Facilitating the protection and restoration of endangered species and ecological communities on BC’s South Coast

National and International Guidelines

Guidelines & Best Practices

A number of guidelines around best practices for conservation and recovery have been developed for species at risk, rare plants and ecological communities on the South Coast and BC. A selection is provided here that provide relevant applications to South Coast species and ecological communities (some are not found through senior agency sites).

For the most up to date information regarding guidelines and regulatory requirements for various species and ecological communities at risk in BC, please contact the relevant staff with the Province of BC, Species at Risk Program of the Ecosystems Management Branch, Environment Canada, Pacific Region or the Department of Fisheries & Oceans Canada, Pacific Region. Further information can be found on our CONTACT page. 

 

This document provides information on management measures that will benefit the Oregon Forestsnail (Allogona townsendiana) and associated native terrestrial gastropod fauna (slugs and land snails) found within moist deciduous and mixed-wood forest stands on the Lower Mainland and southern Vancouver Island.

The objectives of this article are to introduce this species at risk and its related conservation issues to fisheries practitioners; to request information on past and future mortalities or observations; and to recommend methods to mitigate this potential source of mortality to facilitate recovery of the species.

Despite its name, Vancouver Island Beggarticks is alsofound in the Lower Mainland in open, moist habitats atlow elevations, where water levels are high in winter andspring and low in summer. These changing water levelshelp keep the species’ open, silted, habitats suitable forgrowth. It is found in shoreline...
These frogs breed in wetlands and ponds in the spring.The tadpoles grow quickly, changing to adult form duringthe summer. Once they finish breeding, the adults leavethe wetlands and travel long distances through uplandand riparian forests. They are loyal to their homes andwill return to natal wetlands even if...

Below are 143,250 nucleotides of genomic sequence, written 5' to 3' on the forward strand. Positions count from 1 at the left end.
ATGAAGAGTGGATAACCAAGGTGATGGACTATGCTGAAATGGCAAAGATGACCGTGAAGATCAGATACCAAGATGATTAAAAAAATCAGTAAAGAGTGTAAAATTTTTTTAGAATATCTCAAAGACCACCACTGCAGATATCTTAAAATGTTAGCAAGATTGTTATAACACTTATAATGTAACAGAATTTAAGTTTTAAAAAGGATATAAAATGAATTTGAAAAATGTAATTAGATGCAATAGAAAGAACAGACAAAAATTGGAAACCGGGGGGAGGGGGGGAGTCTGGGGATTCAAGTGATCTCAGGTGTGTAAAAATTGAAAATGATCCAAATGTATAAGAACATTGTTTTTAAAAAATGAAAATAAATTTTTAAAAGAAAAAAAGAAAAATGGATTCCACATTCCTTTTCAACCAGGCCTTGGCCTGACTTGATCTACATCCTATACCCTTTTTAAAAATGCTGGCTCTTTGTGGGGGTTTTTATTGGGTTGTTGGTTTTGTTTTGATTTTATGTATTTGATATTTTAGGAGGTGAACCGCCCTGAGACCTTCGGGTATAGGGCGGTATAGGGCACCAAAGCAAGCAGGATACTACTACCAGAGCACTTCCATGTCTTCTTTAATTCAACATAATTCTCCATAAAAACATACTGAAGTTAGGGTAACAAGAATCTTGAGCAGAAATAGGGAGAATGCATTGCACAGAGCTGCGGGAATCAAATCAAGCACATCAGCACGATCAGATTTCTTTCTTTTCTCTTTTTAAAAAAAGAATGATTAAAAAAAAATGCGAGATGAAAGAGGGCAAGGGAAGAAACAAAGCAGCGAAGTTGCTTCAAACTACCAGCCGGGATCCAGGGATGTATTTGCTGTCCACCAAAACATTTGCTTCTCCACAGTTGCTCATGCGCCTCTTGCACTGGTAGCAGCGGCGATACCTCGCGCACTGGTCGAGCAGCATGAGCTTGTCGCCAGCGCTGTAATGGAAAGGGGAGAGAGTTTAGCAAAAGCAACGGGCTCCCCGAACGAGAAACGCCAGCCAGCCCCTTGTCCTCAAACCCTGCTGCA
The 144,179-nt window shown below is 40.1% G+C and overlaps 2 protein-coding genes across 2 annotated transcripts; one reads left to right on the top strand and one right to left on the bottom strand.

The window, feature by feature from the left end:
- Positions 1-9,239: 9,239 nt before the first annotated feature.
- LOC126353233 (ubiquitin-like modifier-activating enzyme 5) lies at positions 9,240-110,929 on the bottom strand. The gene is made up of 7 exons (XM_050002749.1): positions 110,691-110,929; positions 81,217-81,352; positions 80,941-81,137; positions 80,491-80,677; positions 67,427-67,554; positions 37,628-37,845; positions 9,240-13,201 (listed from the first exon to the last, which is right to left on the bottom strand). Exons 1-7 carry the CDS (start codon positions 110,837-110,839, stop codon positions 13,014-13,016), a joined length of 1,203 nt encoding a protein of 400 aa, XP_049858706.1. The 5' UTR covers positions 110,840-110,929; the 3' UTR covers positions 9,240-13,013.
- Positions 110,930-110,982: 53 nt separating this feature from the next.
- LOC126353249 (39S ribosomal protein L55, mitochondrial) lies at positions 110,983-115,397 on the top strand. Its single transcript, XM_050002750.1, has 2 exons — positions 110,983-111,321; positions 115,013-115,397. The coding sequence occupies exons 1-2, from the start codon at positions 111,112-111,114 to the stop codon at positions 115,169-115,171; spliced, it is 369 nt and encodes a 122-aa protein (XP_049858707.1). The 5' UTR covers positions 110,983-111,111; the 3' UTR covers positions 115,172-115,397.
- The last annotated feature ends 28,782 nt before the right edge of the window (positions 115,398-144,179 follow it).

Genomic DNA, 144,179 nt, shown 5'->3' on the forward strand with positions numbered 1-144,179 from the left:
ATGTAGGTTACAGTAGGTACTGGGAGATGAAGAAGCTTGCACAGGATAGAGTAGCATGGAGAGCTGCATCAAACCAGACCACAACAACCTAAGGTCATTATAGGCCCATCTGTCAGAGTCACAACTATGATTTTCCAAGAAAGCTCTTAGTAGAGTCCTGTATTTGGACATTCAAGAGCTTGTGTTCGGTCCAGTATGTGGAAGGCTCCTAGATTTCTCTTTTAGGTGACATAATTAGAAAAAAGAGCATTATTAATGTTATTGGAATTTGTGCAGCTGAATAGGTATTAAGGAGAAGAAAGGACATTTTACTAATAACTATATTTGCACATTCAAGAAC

The Phantom Orchid (or Ghost Orchid) is an unusualplant that obtains its nutrients from a fungus ratherthan through sunlight and photosynthesis. The PhantomOrchid has a three-way partnership with a specificfamily of fungi (theThelophoraceae) and a (presently unidentified) tree species. Both the stem and...
The Rocky Mountain Tailed Frog and Pacific (Coastal)Tailed Frog are the only members of the family Ascaphidae and are considered to be the most primitivefrogs in the world. These species get their names from the male frog’s distinctive “tail” which is used for internal fertilization during mating....
The Coastal Giant Salamander (Dicamptodon tenebrosus) earns its name through its stout body, wide wedge-shaped head, and fleshy legs. Adults can reach totallengths of up to 30–35 cm! Like many other amphibians,the skin of Coastal Giant Salamanders is sensitive topollution, ultra-violet radiation and drought....
Mountain Beavers are actually not beavers, but a primitive rodent found in the Fraser Valley and the southern Cascade Mountains of British Columbia. Theyget their name from their habit of cutting small limbs off trees, although they also feed on herbaceous plants, ferns, and shrubs. Mountain Beavers are...
The Pacific Water Shrew (Sorex bendirii) has velvet-like dark brown to black fur with a dark brown tail and is also known as the Marsh Shrew. These shrews are excellent swimmers; air bubbles trapped by the fringe of hairs on their feet provide enough buoyancy to enable them to run on the surface of...

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